IT Focus Area: Data Center
June 18, 2018
The Truth about Hybrid IT: 5 Things to Avoid to Get a Better Balance
Yes, the rumors are true, the data center is no longer just a single physical structure. In the era of “data rules everything,” today’s modern enterprises are seeking better ways to balance faster delivery of applications and services with security, compliance, performance and scalability. Whether you are currently running a hybrid IT environment, or building your next-generation data center, hybrid IT will likely play a significant role.
Is Hybrid IT the New Normal?
A study conducted by IDC found that 90 percent of respondents already had a hybrid IT strategy in place. Research also suggests that an increasing number of IT departments are experimenting with cloud or are working toward integrating it into their IT strategy. Even big-name cloud companies like Dropbox are turning to hybrid IT to help combat new storage challenges. Last year, Dropbox collaborated with HPE to move their data on-premises in the U.S., while the cloud “lives” in Europe.
While many organizations are making the leap to hybrid IT, some are stumbling upon the hybrid design by chance. In a recent survey conducted by Forrester, two-thirds of the organizations ended up with hybrid IT by accident. Additionally, only 33 percent of the businesses had designed a comprehensive hybrid IT strategy from the ground up. The other interviewees reported having to triage an organic model, or that their current plans are spinning out of control.
Trying to transform your company’s infrastructure without the correct strategy and technical expertise can severely disrupt your business. It can lead to an unmanageable and risky mix of workload-specific hardware platforms and shadow IT that could tie your organization in knots.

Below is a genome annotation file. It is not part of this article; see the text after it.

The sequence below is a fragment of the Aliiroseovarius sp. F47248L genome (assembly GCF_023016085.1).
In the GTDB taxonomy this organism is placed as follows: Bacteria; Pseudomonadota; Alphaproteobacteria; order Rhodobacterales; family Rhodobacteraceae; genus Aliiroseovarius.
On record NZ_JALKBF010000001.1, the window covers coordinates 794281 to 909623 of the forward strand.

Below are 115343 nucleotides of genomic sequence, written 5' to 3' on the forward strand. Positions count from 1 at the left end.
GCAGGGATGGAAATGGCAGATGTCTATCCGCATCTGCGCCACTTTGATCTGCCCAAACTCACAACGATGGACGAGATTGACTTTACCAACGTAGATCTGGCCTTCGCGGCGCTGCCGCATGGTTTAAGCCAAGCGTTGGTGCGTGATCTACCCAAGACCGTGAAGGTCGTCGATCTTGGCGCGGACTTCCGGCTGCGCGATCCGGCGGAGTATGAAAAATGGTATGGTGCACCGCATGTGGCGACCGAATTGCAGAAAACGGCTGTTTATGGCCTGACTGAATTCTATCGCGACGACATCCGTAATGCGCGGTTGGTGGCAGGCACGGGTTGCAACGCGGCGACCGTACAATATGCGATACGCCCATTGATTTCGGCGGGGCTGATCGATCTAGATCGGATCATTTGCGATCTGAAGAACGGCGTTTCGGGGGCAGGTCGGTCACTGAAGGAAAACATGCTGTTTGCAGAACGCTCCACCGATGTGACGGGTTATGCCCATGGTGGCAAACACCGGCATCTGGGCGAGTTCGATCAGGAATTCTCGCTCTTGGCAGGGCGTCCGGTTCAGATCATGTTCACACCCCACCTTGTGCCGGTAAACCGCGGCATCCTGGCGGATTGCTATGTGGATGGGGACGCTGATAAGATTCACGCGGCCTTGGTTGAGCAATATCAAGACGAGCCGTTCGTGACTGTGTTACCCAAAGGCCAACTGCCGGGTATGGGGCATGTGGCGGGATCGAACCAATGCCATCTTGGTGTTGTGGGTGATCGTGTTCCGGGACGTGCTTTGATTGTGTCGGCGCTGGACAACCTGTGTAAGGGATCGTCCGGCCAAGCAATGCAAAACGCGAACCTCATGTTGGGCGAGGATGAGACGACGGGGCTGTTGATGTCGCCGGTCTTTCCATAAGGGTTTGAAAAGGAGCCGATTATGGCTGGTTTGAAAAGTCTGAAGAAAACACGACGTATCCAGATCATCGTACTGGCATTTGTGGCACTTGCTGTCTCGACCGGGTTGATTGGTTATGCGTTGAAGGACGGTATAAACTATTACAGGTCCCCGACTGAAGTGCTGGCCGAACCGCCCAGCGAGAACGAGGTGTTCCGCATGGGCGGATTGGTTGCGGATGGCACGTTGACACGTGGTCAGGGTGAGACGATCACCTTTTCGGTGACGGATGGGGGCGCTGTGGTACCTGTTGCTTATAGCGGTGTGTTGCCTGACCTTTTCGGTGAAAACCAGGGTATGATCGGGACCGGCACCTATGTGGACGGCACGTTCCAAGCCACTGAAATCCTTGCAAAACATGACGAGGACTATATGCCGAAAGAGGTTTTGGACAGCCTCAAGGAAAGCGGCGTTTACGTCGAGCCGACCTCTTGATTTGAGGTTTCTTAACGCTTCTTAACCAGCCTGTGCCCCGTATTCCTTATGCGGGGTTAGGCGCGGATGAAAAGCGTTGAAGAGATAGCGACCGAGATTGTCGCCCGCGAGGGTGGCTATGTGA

For a successful implementation, here are five things to avoid when your organization is preparing for hybrid IT:
- Inflexible infrastructures that hold back deployment
- Complexity that undermines control over IT
- Traditional IT operations that impede application development
- Legacy infrastructure that increases business risks
- IT procurement and provisioning processes that increase costs
Flexibility is Key to Accelerating Speed of Service
The current priority for IT leaders is to accelerate the speed of service deployment without putting a strain on legacy technologies. You must transform your infrastructure without disrupting your company’s ability to deliver products and services.
When done by design, hybrid IT has the potential to help businesses see increased benefits and—more importantly—control overprovisioned workloads.
In the same Forrester survey, here’s what businesses who are led by hybrid IT had to say:
- 92% were able to meet customer expectations
- 91% gained a competitive edge over traditional competitors
- 98% increased upsell/cross-sell opportunities
- 89% improved user experience (UX)
- 89% derived better data insights
- 86% streamlined their business processes
Now more than ever, IT must accelerate the business with the flexibility to adapt to new business demands across environments. One significant advantage of implementing a hybrid IT solution is that integration with central IT brings the core strengths of legacy IT, including operations management, security, and backup and disaster recovery tools and processes.
Your Hybrid IT Checklist
Finding success with hybrid IT technology is all about finding the right mix of traditional, on-premises environments, along with private and public clouds. Use this checklist to get your integration on track.